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The war might be over, but women of northern Uganda still suffer abuse

By Vision Reporter

Added 9th November 2011 02:07 PM

November 25 is the International Day for the Elimination of Violence Against Women. It also marks the beginning of the international campaign of 16 Days of Activism for No Violence Against Women and Children that ends of December 10, which is the International Human Rights Day.

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November 25 is the International Day for the Elimination of Violence Against Women. It also marks the beginning of the international campaign of 16 Days of Activism for No Violence Against Women and Children that ends of December 10, which is the International Human Rights Day.

By Frederick Womakuyu

November 25 is the International Day for the Elimination of Violence Against Women. It also marks the beginning of the international campaign of 16 Days of Activism for No Violence Against Women and Children that ends of December 10, which is the International Human Rights Day.

Throughout November, Her Vision will bring you stories on women who have suffered and triumphed over gender-based violence 

Lily Awor had dreams of going to school, getting a job and then getting married to a loving man.
Unfortunately, the 39-year-old’s dreams were shattered when she was abducted by the Lord’s Resistance Army (LRA) and an old man about  her father’s age was forced on her as her husband.
 
In 1988, at just age 15, Awor was on her way from school to her village in Koch-Goma, Nwoya district when LRA rebels abducted her.
 
“We walked for several hours towards Sudan. I was carrying a load and by the time we stopped to rest, I was very exhausted and my feet were swollen,” Awor recalls. 
 
While resting, the Ugandan army ambushed the group, killing many. Awor was shot in both knees. She was treated by LRA medicine men. She recovered after a year and another LRA fighter was imposed on her as her husband.
 
Rape, rape, rape 
While fleeing from the army, Awor’s new ‘husband’ raped her several times and in 1990, she got pregnant. 
When birth pains struck, Awor’s pelvis was so small that it was stretched and torn. She bled profusely, suffered excessive pain and infection.
 
Because of the suffering Awor was facing at that time, rape and giving birth during famine, where the hunger forced LRA fighters to feed on human flesh, she named her child ‘Oketch’, which means that someone born in great suffering and misery.
 
In 1993, Awor’s husband, fearing for his wife and children’s lives, given the battles, hunger and disease, he took them to his mother’s home at Padibe – Kitgum district. 
 
Life was tough; Awor could neither stand properly nor walk long distances. So her mother -in-law gave her herbs and she gradually started walking upright. She then musterd the courage to flee and return to her home in Okwalamra village Ogur sub-county, Lira district.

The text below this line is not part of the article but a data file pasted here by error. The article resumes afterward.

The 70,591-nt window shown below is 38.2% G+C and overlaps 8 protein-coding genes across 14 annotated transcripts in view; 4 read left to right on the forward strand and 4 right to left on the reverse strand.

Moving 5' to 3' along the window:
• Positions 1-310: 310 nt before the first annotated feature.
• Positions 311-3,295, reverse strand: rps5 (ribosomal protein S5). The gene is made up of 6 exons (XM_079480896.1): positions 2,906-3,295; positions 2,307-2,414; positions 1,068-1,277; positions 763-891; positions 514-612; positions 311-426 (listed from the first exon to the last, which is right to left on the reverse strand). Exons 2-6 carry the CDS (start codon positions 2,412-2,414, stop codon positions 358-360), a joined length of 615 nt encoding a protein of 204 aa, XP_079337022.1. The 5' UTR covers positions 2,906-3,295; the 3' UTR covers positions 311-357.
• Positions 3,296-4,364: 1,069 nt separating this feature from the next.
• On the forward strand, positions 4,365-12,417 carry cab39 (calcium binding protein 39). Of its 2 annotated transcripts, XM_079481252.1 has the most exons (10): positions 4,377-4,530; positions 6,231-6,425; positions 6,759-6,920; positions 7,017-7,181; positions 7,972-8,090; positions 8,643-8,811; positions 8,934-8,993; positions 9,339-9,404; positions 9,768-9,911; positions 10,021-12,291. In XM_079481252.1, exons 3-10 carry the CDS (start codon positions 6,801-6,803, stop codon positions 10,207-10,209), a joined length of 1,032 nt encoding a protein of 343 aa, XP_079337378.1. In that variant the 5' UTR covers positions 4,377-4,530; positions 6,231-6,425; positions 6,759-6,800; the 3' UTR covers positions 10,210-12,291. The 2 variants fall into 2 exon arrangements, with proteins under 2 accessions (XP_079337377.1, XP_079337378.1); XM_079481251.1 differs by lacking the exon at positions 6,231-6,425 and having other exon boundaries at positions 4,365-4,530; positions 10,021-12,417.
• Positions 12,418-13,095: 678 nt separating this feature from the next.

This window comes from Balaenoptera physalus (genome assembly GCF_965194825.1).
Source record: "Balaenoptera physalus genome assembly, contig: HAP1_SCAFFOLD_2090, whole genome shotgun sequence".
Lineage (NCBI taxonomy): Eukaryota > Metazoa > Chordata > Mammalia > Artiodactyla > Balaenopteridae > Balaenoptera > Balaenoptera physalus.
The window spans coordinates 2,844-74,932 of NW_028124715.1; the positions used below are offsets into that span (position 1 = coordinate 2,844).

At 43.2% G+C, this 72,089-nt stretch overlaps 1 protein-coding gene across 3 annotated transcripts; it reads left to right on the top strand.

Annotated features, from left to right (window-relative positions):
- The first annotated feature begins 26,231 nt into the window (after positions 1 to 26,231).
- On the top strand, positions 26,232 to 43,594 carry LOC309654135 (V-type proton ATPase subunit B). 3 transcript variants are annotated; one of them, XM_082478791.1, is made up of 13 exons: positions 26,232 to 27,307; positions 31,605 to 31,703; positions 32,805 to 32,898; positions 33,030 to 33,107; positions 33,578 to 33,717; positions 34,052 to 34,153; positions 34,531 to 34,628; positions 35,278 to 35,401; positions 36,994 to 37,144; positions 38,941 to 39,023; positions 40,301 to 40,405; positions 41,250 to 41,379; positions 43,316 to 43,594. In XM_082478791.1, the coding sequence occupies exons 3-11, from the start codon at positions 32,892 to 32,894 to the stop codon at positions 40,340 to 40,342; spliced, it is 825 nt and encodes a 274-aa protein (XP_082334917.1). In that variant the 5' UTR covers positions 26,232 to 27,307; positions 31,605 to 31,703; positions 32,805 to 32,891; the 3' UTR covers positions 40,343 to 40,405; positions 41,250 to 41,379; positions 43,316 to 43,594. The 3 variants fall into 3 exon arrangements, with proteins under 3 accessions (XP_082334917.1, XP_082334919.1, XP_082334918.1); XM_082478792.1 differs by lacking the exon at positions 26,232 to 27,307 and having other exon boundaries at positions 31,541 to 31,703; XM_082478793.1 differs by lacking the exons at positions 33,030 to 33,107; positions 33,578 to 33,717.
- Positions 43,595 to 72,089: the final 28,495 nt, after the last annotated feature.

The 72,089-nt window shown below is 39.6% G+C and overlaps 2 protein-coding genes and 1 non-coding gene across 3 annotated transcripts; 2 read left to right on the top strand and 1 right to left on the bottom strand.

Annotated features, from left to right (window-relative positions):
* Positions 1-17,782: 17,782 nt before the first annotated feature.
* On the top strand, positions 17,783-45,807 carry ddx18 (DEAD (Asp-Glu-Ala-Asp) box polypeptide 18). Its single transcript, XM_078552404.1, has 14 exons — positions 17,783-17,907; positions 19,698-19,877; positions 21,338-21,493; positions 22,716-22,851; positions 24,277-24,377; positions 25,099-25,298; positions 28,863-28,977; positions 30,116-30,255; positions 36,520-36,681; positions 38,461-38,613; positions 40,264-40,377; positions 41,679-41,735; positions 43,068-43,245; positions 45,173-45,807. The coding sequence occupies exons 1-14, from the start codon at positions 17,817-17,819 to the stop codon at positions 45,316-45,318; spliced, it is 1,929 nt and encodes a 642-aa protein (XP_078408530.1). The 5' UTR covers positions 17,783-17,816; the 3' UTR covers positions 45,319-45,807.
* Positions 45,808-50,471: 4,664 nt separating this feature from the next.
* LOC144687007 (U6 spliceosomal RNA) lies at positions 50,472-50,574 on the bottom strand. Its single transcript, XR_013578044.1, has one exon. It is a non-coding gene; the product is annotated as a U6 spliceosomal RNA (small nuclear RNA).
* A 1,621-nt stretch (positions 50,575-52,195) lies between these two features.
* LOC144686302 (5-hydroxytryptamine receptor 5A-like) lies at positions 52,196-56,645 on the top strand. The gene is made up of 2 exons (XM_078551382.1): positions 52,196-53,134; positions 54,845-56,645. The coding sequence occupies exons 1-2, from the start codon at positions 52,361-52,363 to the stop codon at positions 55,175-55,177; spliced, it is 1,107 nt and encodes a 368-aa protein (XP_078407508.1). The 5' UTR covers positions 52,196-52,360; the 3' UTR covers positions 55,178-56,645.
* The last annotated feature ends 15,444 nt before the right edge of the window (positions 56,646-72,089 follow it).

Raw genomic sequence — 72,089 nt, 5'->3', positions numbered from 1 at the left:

Stigmatisation follows her 
Back at home, Awor faced another hurdle, stigmatisaion. “The community did not welcome me. Many accused me of killing them and calling my child a rebel that was not supposed to be there,” Awor says.
 
This stigma worsened the her reproductive health woes.  “Stress forced the pelvis to tear further, says a psychiatric nursing officer at Ogur Health Centre IV in Lira district, Luciano Omacho.
 
“Eventually Awor could not have sex normally with her new husband yet she had to fulfil her marital obligations, so she endured very painful sex and even had seven children with him,” Omacho adds.
 
Awor often visited Ogur health centre, but she would only be given pain killers because there were no doctors nor the treatment to help her.
 
A ray of hope 
One of the members of the Ogur sub-county village health team, charged with sensitising the community about health issues, Awor joined the Women Peace Initiative in Uganda in 2004. It is a local charity founded by 23 Lira women in 2003 to teach the women in northern Uganda about their reproductive health rights and curb gender-based violence.
 
The charity is also charged with helping women, who have been abused, to access treatment and also engage in community-based income generating activities.
 
The charity’s coordinator, Catherine Awor, said during one of their outreaches, Awor opened up revealing how she was raped by LRA rebels and urgently needed treatment.
 
“We counselled her, but could not offer treatment at that time,” she said.
However, recently, Isis Women’s International Cross Cultural Exchange, an African charity that focuses on women peace and security issues, visited Lira and heard the plight of the abused women in northern Uganda. They held a medical camp for women survivors of physical and sexual violence.
 
Armed with three gynaecologists, the team examined women that were sexually and physically abused during and after LRA conflict, but had not received treatment.

Many women injuries caused by sexual abuse
The leader of the team, Dr. Charles Otim, a consultant gynaecologist based at Mbale Hospital, said they discovered that many of the women are suffering pelvic inflammatory diseases caused by rape and prolonged labour. For women  who have a problem of relaxation of the genitalia or birth canal is coming out caused by rape and genital fistula.
 
Awor was among the over 500 women who received treatment at the camp. Dr. Otim diagnosed that she has suffered a pelvic injury caused by prolonged labour and rape. “This caused chronic pelvic pain that she has had since 1990,” he said. 
Dr. Otim adds that such  pain prevents couples from having sex and it is a major cause of violence in homes.
 
He also learnt that Awor had suffered physical abuse from her husband because whenever she tr

The war might be over, but women of northern Uganda still suffer abuse

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